Members of the Dallas religious community are speaking up about a national organization's controversial plans to display an Atheist message on a prominent billboard, the Christian Chronicle reports.
The billboard was proposed by the national organization African Americans for Humanism as part of their country-wide Black History Month campaign aimed at encouraging African Americans to look critically at their faith, according to KDAF TV.
The message was scheduled to be posted Monday, but the billboard remains blank as community members continue to voice strong opinions on the plans, some of whom have even sent hate mail to African Americans for Humanism members.
David Lane, the pastor of a church about a mile down the road from the billboard site, told reporters he believes the plans will lead to important discussion in the African American community, where faith has long held a strong place.
"Traditionally African Americans come out of a tradition that is led and motivated by faith. We are where we are and we are who we are primarily because we've chosen to believe in a power that's bigger than ourselves," Lane told Fox 4 News. "It will create a lot of dialogue. There will be congregations of all kinds in this area who will be challenged by the fact that such a movement is at our door."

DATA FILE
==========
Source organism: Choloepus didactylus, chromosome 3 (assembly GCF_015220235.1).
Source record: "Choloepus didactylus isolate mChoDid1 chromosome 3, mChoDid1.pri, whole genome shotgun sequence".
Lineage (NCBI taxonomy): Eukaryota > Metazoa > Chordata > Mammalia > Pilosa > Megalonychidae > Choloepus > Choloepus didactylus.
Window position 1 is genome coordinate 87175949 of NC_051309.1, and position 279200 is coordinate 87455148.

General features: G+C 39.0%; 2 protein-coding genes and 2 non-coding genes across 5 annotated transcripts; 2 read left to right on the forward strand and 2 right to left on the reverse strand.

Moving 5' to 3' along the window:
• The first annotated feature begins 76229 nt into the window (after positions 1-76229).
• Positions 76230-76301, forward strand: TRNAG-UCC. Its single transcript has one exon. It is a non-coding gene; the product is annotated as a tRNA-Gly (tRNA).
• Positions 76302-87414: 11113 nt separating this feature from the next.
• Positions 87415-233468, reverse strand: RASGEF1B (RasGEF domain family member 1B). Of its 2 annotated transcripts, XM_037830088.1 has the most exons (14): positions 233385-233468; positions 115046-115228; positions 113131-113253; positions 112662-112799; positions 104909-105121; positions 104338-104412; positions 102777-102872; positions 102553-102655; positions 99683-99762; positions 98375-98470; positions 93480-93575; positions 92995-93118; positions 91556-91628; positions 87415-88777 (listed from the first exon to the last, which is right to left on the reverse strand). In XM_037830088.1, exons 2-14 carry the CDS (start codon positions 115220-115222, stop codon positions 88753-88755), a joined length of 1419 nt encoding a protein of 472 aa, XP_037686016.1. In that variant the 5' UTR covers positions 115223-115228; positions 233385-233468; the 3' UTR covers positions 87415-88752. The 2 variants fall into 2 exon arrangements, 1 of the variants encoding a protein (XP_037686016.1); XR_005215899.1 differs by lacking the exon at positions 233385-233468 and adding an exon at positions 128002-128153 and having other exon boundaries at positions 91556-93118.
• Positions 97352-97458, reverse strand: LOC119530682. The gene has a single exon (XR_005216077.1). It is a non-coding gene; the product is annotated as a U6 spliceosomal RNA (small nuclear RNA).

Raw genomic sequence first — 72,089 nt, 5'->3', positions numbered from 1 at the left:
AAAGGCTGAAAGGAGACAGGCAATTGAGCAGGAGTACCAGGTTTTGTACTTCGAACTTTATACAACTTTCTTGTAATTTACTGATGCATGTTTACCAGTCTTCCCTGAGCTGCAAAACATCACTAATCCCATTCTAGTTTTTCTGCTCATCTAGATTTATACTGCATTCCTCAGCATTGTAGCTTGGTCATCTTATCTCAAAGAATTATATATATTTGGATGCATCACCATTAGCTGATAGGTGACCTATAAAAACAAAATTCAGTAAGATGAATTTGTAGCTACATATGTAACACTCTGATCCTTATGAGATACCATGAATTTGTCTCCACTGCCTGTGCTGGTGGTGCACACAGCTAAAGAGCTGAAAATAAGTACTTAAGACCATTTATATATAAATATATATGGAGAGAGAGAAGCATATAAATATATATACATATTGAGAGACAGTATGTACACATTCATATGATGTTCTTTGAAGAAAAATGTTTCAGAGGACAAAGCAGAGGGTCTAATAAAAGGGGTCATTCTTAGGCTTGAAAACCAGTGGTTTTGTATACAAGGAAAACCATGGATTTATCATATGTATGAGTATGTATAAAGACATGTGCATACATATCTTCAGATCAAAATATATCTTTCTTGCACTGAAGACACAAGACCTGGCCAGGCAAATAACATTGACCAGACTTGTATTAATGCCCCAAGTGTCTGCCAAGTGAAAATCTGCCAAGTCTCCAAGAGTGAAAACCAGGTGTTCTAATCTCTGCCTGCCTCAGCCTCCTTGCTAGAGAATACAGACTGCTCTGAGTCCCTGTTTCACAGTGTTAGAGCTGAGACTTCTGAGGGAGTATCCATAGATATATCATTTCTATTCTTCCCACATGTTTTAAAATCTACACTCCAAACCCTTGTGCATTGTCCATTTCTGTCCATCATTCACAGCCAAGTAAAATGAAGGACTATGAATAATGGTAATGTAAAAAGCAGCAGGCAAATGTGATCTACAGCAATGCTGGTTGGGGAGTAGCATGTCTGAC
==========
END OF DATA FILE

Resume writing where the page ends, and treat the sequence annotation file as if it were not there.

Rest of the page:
But other members of the religious community have not been so welcoming. After a similar billboard was put up in Chicago, a representative at African American for Humanism's headquarters there received a series of angry letters and e-mails, according to the Dallas Observer.
One such e-mail read:
.WHAT IS WRONG WITH YOU.I have looked at your web cite [sic] and your billboards in Dallas. Your black Athiest Organizations make me sick. There is nothing worse than a bunch of blacks supporting Gays and Lesbians.. You are infesting are [sic] cities with your foolish beliefs! What is your reasoning behind your Athiest [sic] beliefs? It is groups like yours that are screwing up lives.
But supporters of the billboard argue that it's not meant to threaten religious beliefs, but rather provide a space for thought with people who may be in doubt.
Alix Jules, a member of the Dallas-Forth Worth Coalition of Reason, whose face will appear on the billboard, spoke to the Dallas Observer about the challenges many African Americans face when doubting their faith.
"When you wind up saying you don't believe, then you're walking away from a mating pool," Jules told the paper. "You're not going to be able to do that because now you're deemed unfit. And you wind up throwing back into your parent's face the belief they gave you isn't good enough for you."
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